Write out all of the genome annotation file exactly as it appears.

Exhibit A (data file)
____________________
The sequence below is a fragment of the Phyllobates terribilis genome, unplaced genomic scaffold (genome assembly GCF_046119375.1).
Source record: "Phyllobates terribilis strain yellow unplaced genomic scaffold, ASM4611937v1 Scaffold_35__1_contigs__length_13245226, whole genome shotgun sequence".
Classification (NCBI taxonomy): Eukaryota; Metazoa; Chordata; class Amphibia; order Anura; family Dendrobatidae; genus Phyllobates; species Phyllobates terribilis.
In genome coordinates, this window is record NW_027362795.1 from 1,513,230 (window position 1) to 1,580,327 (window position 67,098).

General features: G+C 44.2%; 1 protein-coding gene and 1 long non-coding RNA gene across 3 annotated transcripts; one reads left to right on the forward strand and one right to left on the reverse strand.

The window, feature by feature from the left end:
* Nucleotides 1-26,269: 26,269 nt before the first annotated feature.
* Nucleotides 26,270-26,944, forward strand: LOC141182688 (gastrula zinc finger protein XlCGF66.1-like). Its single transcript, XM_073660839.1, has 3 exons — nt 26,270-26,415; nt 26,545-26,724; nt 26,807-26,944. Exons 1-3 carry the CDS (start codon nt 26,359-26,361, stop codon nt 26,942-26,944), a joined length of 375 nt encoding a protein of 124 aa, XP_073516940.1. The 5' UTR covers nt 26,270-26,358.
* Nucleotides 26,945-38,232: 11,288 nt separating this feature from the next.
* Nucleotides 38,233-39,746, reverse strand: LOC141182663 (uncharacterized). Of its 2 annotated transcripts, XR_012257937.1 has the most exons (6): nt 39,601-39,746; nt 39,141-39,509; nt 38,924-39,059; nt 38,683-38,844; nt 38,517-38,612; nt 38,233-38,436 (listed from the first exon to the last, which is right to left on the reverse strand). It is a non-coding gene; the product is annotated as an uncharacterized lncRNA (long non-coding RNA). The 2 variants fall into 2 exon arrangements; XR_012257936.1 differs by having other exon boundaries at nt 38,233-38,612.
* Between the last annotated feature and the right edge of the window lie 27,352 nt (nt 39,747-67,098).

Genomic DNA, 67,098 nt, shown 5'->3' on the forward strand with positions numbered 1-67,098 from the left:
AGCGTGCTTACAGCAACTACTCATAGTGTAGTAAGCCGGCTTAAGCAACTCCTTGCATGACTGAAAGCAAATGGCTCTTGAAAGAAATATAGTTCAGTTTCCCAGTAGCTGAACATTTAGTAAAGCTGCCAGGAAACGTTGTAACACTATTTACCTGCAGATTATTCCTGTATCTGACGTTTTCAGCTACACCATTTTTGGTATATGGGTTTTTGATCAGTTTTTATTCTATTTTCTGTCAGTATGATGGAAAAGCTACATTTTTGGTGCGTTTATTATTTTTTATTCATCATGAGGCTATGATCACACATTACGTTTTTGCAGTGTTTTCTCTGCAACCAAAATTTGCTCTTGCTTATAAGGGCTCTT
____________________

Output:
The sequence below is a fragment of the Phyllobates terribilis genome, unplaced genomic scaffold (genome assembly GCF_046119375.1).
Source record: "Phyllobates terribilis strain yellow unplaced genomic scaffold, ASM4611937v1 Scaffold_35__1_contigs__length_13245226, whole genome shotgun sequence".
Classification (NCBI taxonomy): Eukaryota; Metazoa; Chordata; class Amphibia; order Anura; family Dendrobatidae; genus Phyllobates; species Phyllobates terribilis.
In genome coordinates, this window is record NW_027362795.1 from 1,513,230 (window position 1) to 1,580,327 (window position 67,098).

General features: G+C 44.2%; 1 protein-coding gene and 1 long non-coding RNA gene across 3 annotated transcripts; one reads left to right on the forward strand and one right to left on the reverse strand.

The window, feature by feature from the left end:
* Nucleotides 1-26,269: 26,269 nt before the first annotated feature.
* Nucleotides 26,270-26,944, forward strand: LOC141182688 (gastrula zinc finger protein XlCGF66.1-like). Its single transcript, XM_073660839.1, has 3 exons — nt 26,270-26,415; nt 26,545-26,724; nt 26,807-26,944. Exons 1-3 carry the CDS (start codon nt 26,359-26,361, stop codon nt 26,942-26,944), a joined length of 375 nt encoding a protein of 124 aa, XP_073516940.1. The 5' UTR covers nt 26,270-26,358.
* Nucleotides 26,945-38,232: 11,288 nt separating this feature from the next.
* Nucleotides 38,233-39,746, reverse strand: LOC141182663 (uncharacterized). Of its 2 annotated transcripts, XR_012257937.1 has the most exons (6): nt 39,601-39,746; nt 39,141-39,509; nt 38,924-39,059; nt 38,683-38,844; nt 38,517-38,612; nt 38,233-38,436 (listed from the first exon to the last, which is right to left on the reverse strand). It is a non-coding gene; the product is annotated as an uncharacterized lncRNA (long non-coding RNA). The 2 variants fall into 2 exon arrangements; XR_012257936.1 differs by having other exon boundaries at nt 38,233-38,612.
* Between the last annotated feature and the right edge of the window lie 27,352 nt (nt 39,747-67,098).

Genomic DNA, 67,098 nt, shown 5'->3' on the forward strand with positions numbered 1-67,098 from the left:
AGCGTGCTTACAGCAACTACTCATAGTGTAGTAAGCCGGCTTAAGCAACTCCTTGCATGACTGAAAGCAAATGGCTCTTGAAAGAAATATAGTTCAGTTTCCCAGTAGCTGAACATTTAGTAAAGCTGCCAGGAAACGTTGTAACACTATTTACCTGCAGATTATTCCTGTATCTGACGTTTTCAGCTACACCATTTTTGGTATATGGGTTTTTGATCAGTTTTTATTCTATTTTCTGTCAGTATGATGGAAAAGCTACATTTTTGGTGCGTTTATTATTTTTTATTCATCATGAGGCTATGATCACACATTACGTTTTTGCAGTGTTTTCTCTGCAACCAAAATTTGCTCTTGCTTATAAGGGCTCTT